Though the nondescript title doesn’t exactly suggest the promise of deep intrigue, Philipp Stölzl’s “Chess Story” masterfully confounds expectations as a carefully calibrated and intricately constructed puzzle of a period drama set during Germany’s annexation of Austria. Nazi.
Smugly dismissive of the increasingly bleak political climate surrounding the country in 1938, elegant notary Dr. Josef Bartok (Oliver Masucci) assures his wife, Anna (Birgit Minichmayr), that “as long as Vienna keeps on dancing, the world won’t. can end.”
But Bartok’s world as he knows it quickly comes to an abrupt end, with German troops marching into Austria just as he and Anna plan to set sail for America.
Separated from his wife, he is arrested and taken to the Hotel Metropol, requisitioned as a Gestapo headquarters, where the quiet and calculating Böhm (Albrecht Schuch) expects Bartok to provide him with the access codes to the accounts belonging to his aristocratic clients. change your freedom.
Realizing that there is no guarantee that his life will be spared once he delivers that information, Bartok embarks on a cautious game of cat and mouse with Böhm while remaining a prisoner in a claustrophobic hotel room where a smuggled book of Annotated chess moves serves. as his only connection to the outside world.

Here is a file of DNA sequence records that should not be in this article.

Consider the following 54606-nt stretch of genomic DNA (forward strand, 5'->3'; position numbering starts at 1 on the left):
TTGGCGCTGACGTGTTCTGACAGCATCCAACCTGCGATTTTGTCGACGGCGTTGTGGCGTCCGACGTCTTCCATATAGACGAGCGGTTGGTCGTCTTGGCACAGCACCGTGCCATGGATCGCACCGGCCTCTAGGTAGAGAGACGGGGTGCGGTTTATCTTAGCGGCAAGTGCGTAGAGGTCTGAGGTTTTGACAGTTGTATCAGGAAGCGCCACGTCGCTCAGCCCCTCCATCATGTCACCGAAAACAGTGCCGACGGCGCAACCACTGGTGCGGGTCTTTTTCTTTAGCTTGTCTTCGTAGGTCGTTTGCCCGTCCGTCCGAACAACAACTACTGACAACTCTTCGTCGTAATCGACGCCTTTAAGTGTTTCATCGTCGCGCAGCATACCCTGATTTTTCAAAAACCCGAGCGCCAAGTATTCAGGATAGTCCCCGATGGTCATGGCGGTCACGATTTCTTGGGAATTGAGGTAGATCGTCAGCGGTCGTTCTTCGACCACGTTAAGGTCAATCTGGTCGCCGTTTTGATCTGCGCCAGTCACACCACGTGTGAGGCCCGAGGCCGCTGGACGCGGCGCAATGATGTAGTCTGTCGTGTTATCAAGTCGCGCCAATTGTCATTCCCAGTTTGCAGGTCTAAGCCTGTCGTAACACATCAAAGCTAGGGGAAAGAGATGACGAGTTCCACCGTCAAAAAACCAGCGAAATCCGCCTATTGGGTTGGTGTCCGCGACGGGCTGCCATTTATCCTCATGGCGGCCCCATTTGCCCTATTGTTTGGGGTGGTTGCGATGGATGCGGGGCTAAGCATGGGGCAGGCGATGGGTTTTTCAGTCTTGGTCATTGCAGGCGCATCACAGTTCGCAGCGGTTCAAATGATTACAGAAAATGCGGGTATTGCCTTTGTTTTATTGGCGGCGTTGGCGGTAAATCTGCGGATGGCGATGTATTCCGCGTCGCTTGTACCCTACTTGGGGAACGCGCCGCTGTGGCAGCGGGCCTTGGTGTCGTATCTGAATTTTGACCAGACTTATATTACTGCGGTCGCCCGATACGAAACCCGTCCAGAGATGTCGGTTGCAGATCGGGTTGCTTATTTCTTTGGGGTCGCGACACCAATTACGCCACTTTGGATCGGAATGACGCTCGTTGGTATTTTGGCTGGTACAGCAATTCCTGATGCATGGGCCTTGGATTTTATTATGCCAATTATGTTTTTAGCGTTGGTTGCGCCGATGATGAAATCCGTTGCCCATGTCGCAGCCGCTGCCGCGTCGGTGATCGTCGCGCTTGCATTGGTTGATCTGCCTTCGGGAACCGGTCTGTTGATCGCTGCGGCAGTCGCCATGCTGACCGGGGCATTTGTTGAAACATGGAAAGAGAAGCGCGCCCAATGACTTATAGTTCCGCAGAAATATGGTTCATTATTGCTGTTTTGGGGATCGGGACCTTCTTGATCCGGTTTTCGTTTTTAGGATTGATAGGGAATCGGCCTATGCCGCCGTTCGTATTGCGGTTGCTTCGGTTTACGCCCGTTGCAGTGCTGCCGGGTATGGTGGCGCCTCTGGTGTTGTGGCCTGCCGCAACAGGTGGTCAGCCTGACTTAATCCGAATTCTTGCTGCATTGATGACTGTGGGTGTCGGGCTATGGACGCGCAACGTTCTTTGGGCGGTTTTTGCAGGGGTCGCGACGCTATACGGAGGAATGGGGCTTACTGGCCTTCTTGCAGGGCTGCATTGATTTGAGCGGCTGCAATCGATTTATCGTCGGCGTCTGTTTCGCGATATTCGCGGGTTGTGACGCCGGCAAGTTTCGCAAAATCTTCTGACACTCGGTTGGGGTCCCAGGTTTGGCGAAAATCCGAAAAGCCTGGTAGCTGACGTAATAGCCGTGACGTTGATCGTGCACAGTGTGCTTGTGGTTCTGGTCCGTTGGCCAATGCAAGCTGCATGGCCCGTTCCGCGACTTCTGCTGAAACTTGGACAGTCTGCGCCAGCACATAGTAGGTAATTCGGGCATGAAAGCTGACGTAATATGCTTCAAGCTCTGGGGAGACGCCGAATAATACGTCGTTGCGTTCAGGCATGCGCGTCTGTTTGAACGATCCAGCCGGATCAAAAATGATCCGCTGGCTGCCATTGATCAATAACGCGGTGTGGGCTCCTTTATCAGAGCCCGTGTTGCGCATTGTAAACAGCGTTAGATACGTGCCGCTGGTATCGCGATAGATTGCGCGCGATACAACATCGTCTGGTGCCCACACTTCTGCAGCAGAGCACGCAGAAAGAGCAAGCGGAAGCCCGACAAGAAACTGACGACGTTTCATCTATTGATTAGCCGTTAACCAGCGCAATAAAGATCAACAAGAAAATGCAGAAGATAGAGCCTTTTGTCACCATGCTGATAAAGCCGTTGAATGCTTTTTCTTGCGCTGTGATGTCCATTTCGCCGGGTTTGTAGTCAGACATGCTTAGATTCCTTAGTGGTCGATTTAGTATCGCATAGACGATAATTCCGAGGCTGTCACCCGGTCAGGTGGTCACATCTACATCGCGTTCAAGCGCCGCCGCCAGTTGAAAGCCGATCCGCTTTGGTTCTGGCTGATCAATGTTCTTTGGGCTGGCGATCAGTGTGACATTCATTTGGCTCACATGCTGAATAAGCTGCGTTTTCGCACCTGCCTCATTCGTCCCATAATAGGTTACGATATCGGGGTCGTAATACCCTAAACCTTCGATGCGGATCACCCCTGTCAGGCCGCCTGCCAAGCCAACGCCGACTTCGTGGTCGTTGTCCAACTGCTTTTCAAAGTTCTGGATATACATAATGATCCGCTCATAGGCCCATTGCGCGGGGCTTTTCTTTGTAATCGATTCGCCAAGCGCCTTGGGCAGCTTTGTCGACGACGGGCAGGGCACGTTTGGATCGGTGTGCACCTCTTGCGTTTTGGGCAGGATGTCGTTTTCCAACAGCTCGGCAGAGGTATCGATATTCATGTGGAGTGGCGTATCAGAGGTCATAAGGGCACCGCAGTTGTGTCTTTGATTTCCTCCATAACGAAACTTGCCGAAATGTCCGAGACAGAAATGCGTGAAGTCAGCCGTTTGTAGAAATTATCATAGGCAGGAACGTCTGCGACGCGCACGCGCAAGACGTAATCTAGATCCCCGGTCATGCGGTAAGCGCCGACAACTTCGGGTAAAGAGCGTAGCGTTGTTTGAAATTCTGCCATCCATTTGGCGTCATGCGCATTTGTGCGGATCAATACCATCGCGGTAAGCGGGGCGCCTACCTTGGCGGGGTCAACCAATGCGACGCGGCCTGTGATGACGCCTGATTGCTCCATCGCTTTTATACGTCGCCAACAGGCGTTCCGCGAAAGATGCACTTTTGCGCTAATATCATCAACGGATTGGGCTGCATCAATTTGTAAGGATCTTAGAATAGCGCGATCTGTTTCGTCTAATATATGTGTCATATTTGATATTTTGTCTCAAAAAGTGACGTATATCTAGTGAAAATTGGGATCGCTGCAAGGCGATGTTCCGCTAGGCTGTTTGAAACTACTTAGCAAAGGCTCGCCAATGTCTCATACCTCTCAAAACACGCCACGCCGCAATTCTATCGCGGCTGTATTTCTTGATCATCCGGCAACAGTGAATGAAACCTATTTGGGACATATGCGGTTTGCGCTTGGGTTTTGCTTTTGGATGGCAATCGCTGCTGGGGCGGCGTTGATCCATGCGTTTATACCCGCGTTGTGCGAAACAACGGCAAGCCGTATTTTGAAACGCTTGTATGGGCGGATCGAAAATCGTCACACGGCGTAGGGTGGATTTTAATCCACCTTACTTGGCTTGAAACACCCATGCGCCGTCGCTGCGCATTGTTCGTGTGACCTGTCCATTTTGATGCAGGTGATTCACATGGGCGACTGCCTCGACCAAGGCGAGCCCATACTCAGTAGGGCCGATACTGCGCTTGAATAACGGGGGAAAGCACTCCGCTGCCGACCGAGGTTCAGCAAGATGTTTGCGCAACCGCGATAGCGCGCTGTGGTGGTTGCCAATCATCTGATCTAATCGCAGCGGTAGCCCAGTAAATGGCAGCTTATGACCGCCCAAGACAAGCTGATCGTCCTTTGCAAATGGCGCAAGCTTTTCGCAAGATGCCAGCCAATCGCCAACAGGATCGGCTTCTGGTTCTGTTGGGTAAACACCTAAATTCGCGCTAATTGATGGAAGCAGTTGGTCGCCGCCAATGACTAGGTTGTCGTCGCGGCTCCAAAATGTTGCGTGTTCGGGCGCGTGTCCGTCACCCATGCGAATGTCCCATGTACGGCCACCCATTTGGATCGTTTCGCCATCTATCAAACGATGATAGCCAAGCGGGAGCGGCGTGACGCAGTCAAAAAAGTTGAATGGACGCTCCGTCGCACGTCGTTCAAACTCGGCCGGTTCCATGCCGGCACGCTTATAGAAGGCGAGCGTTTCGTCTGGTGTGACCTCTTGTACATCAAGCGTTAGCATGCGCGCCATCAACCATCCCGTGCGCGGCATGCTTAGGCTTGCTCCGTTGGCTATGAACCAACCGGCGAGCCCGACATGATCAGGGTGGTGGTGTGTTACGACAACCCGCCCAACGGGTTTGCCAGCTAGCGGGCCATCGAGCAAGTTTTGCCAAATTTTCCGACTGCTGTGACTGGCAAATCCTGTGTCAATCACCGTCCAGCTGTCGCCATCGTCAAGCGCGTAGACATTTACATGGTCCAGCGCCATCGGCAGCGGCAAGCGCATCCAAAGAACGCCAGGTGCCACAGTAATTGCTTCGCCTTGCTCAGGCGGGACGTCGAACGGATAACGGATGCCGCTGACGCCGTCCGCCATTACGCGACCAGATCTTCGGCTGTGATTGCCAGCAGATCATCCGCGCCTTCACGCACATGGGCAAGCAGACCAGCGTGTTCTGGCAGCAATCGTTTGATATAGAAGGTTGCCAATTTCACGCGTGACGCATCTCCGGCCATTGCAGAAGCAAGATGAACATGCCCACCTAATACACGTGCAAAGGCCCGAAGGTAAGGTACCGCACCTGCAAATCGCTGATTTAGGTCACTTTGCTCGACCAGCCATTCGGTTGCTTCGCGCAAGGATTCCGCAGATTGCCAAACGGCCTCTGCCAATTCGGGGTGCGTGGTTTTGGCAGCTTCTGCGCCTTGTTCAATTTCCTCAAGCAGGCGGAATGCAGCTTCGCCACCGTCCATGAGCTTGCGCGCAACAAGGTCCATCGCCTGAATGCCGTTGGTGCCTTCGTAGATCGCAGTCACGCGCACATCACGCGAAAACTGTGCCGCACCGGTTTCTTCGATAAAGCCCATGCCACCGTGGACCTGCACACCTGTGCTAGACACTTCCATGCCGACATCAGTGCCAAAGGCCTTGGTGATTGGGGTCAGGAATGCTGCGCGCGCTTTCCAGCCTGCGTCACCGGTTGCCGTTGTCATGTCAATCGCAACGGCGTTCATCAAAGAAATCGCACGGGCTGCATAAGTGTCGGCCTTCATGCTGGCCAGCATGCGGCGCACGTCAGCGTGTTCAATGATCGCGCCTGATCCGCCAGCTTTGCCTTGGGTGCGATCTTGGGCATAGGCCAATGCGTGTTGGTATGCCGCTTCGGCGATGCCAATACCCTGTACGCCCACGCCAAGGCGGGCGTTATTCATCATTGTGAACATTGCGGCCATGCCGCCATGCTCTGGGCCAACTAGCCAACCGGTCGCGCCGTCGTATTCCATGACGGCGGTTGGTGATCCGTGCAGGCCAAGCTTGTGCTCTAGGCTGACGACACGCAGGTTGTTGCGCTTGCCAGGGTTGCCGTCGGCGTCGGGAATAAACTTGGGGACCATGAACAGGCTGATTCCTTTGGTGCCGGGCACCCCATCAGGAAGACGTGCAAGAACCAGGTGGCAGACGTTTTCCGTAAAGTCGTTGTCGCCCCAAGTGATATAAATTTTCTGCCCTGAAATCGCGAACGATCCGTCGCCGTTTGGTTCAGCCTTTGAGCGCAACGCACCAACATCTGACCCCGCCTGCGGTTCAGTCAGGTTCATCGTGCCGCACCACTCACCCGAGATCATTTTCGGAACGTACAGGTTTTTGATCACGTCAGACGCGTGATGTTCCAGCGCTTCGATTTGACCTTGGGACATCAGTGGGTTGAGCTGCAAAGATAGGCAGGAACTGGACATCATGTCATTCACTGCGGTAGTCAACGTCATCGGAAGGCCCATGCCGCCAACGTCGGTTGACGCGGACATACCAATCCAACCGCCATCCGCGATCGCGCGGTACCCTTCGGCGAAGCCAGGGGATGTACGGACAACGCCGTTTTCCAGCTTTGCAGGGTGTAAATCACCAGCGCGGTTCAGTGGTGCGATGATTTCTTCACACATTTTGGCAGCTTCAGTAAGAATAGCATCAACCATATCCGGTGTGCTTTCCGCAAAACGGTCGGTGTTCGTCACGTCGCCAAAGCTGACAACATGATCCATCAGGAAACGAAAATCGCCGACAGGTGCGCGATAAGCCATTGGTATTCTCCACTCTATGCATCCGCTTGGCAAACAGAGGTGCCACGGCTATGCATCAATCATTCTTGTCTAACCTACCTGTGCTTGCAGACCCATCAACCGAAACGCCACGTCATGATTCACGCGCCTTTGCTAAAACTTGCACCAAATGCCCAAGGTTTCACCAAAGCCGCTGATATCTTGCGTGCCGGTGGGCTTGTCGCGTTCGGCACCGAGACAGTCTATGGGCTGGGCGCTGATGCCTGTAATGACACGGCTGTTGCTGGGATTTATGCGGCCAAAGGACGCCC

It is not the first time that “The Royal Game”, an 80-year-old novel by Stefan Zweig, has captured the imagination of the international art community, having previously been filmed in 1960 under the more sensational moniker of “Brainwashed”, followed by a 1964 TV movie called “Checkmate” as well as several stage productions, including a 2013 opera.
But here, director Stölzl and screenwriter Eldar Grigorian, in addition to adding several characters not found in previous versions, take advantage of the book’s surreal underpinnings and weave them more prominently into the fabric of the winding narrative, building or turning in spiral, depending on how you look at it. in it, toward a mental breaking point of decidedly Kafkaesque proportions.
Appearing in every scene, Masucci powerfully conveys a multitude of unspoken emotions with his extraordinarily expressive face, both in his confinement in a lonely hotel and (ostensibly) later, aboard that ship en route to America, where he finds himself surpassing in maneuvers to world chess. champion (also played by Schuch).
He is never less than mesmerizing, expertly tying his character in place even as his mind gradually begins to lose its moorings in an existence where days, weeks, and months have merged with cloudy uncertainty.
While Bartok emerges from his labyrinthine struggle decidedly broken but, unlike the original text, armed with a glimmer of hope, author Zweig’s journey was less encouraging.
Captured through the darkly cloudy lens that was Europe at the time, “The Royal Game” was written between September 1941 and February 1942 in Brazil, where Zweig and his second wife had been living as Austrian exiles.
The day after he mailed the manuscripts of his “curious novel,” the Zweigs took their own lives with an overdose of barbiturates.
“I think it is better to conclude with time and an upright bearing a life in which intellectual work meant the purest joy and personal freedom the greatest good on Earth,” he wrote, desperate for what could happen in the coming months.
Eighty years later, “Chess Story” and all of its variants continue to serve as a reminder of the importance of staying in the game, no matter how futile it seems, to the last possible move.